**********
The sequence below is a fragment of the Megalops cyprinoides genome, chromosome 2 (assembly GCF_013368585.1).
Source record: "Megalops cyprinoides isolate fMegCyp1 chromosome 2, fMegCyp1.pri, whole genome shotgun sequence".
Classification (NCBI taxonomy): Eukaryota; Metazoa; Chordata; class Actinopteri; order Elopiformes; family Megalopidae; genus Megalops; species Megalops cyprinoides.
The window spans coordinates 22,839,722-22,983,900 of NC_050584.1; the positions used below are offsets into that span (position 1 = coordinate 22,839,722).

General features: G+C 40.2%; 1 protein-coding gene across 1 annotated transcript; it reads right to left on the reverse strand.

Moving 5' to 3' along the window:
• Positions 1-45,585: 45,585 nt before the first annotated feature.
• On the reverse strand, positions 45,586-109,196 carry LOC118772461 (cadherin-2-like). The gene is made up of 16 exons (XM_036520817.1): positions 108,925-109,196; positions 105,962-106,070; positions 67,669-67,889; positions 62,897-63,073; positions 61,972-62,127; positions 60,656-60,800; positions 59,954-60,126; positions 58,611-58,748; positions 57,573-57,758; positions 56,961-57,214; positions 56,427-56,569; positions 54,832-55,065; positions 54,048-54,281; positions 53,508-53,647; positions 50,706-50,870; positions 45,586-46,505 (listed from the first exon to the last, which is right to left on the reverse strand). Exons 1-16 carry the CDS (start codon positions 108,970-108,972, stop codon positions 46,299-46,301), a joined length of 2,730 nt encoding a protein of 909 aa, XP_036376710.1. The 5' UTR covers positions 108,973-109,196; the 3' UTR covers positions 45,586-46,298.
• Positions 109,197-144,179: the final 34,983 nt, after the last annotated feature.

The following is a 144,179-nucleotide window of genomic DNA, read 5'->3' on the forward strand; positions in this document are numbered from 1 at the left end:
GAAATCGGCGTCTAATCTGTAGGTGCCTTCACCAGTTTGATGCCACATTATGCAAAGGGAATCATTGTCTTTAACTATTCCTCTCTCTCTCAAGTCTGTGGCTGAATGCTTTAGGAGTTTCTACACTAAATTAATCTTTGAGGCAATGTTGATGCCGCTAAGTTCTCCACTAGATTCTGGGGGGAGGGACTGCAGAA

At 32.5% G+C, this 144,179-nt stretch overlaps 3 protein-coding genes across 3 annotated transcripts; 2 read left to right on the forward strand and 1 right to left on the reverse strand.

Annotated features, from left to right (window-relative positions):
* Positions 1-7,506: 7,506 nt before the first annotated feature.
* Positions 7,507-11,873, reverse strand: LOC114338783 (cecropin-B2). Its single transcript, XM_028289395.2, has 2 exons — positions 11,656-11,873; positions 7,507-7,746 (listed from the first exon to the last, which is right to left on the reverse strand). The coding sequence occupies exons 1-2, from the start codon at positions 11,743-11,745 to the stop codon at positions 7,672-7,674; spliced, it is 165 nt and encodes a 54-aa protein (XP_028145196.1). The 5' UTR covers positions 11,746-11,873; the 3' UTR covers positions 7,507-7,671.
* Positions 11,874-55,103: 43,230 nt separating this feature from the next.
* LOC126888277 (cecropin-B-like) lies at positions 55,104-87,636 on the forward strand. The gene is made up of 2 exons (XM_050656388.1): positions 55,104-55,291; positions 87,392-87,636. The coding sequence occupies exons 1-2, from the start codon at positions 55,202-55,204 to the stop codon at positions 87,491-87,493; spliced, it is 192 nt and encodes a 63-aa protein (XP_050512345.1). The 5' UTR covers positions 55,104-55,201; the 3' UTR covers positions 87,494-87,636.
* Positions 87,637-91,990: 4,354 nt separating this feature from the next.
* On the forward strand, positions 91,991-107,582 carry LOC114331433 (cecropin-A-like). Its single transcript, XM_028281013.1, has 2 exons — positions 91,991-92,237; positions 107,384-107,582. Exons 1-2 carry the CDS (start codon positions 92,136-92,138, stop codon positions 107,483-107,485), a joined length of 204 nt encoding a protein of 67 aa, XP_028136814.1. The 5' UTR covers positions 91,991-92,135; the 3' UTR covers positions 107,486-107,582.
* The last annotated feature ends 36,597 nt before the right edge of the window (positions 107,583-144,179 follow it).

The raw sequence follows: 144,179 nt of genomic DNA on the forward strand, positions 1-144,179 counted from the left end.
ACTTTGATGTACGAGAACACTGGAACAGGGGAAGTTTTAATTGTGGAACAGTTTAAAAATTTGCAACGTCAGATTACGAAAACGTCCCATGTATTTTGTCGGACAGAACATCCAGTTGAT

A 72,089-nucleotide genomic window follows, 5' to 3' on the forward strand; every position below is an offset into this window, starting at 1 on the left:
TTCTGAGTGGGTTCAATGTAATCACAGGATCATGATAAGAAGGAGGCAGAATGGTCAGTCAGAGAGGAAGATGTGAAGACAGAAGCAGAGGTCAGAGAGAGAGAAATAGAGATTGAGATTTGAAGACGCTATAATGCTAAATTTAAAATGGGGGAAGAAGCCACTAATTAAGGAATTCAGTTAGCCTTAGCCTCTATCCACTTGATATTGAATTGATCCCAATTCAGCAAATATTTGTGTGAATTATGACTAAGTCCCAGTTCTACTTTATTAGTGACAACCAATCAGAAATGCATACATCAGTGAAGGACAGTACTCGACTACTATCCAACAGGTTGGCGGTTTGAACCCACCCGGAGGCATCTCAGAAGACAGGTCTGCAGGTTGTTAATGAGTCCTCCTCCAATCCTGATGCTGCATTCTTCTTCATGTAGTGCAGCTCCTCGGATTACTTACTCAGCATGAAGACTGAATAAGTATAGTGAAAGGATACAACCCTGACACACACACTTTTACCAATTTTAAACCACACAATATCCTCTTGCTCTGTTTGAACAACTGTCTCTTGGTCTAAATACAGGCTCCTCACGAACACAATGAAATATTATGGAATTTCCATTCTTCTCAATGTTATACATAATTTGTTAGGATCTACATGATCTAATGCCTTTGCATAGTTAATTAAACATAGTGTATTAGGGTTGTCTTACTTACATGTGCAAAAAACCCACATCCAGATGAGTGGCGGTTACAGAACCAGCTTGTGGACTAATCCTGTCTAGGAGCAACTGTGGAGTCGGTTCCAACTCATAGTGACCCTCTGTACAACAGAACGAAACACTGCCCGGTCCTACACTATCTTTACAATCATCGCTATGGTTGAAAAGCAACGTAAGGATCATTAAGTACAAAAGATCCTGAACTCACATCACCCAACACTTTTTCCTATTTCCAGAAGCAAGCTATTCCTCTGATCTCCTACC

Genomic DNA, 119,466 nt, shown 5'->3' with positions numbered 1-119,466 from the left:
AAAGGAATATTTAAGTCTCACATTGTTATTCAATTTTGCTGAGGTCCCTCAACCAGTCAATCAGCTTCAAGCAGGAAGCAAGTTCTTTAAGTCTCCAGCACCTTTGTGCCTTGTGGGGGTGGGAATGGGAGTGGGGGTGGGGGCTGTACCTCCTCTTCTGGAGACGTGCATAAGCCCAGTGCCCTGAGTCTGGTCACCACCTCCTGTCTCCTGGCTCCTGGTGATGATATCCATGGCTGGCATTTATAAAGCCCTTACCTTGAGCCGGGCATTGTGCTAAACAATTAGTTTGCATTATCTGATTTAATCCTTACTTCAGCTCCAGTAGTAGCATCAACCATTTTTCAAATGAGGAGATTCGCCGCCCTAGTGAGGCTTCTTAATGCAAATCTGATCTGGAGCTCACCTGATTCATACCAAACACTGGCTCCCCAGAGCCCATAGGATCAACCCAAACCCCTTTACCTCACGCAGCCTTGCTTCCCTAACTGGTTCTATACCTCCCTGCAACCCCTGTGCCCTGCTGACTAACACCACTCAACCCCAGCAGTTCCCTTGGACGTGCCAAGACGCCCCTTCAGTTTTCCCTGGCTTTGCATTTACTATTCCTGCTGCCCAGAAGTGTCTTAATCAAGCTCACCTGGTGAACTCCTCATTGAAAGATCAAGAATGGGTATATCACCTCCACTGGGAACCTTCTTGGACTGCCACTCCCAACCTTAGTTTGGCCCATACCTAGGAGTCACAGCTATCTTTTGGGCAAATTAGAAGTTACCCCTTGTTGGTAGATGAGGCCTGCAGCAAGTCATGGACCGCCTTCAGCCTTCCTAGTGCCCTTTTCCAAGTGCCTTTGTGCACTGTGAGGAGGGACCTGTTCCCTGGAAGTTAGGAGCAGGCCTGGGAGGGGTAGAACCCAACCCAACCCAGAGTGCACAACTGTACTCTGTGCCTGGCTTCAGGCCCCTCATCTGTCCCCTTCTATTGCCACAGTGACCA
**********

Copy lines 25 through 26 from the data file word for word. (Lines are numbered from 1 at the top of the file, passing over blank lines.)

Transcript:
Genomic DNA, 119,466 nt, shown 5'->3' with positions numbered 1-119,466 from the left:
AAAGGAATATTTAAGTCTCACATTGTTATTCAATTTTGCTGAGGTCCCTCAACCAGTCAATCAGCTTCAAGCAGGAAGCAAGTTCTTTAAGTCTCCAGCACCTTTGTGCCTTGTGGGGGTGGGAATGGGAGTGGGGGTGGGGGCTGTACCTCCTCTTCTGGAGACGTGCATAAGCCCAGTGCCCTGAGTCTGGTCACCACCTCCTGTCTCCTGGCTCCTGGTGATGATATCCATGGCTGGCATTTATAAAGCCCTTACCTTGAGCCGGGCATTGTGCTAAACAATTAGTTTGCATTATCTGATTTAATCCTTACTTCAGCTCCAGTAGTAGCATCAACCATTTTTCAAATGAGGAGATTCGCCGCCCTAGTGAGGCTTCTTAATGCAAATCTGATCTGGAGCTCACCTGATTCATACCAAACACTGGCTCCCCAGAGCCCATAGGATCAACCCAAACCCCTTTACCTCACGCAGCCTTGCTTCCCTAACTGGTTCTATACCTCCCTGCAACCCCTGTGCCCTGCTGACTAACACCACTCAACCCCAGCAGTTCCCTTGGACGTGCCAAGACGCCCCTTCAGTTTTCCCTGGCTTTGCATTTACTATTCCTGCTGCCCAGAAGTGTCTTAATCAAGCTCACCTGGTGAACTCCTCATTGAAAGATCAAGAATGGGTATATCACCTCCACTGGGAACCTTCTTGGACTGCCACTCCCAACCTTAGTTTGGCCCATACCTAGGAGTCACAGCTATCTTTTGGGCAAATTAGAAGTTACCCCTTGTTGGTAGATGAGGCCTGCAGCAAGTCATGGACCGCCTTCAGCCTTCCTAGTGCCCTTTTCCAAGTGCCTTTGTGCACTGTGAGGAGGGACCTGTTCCCTGGAAGTTAGGAGCAGGCCTGGGAGGGGTAGAACCCAACCCAACCCAGAGTGCACAACTGTACTCTGTGCCTGGCTTCAGGCCCCTCATCTGTCCCCTTCTATTGCCACAGTGACCA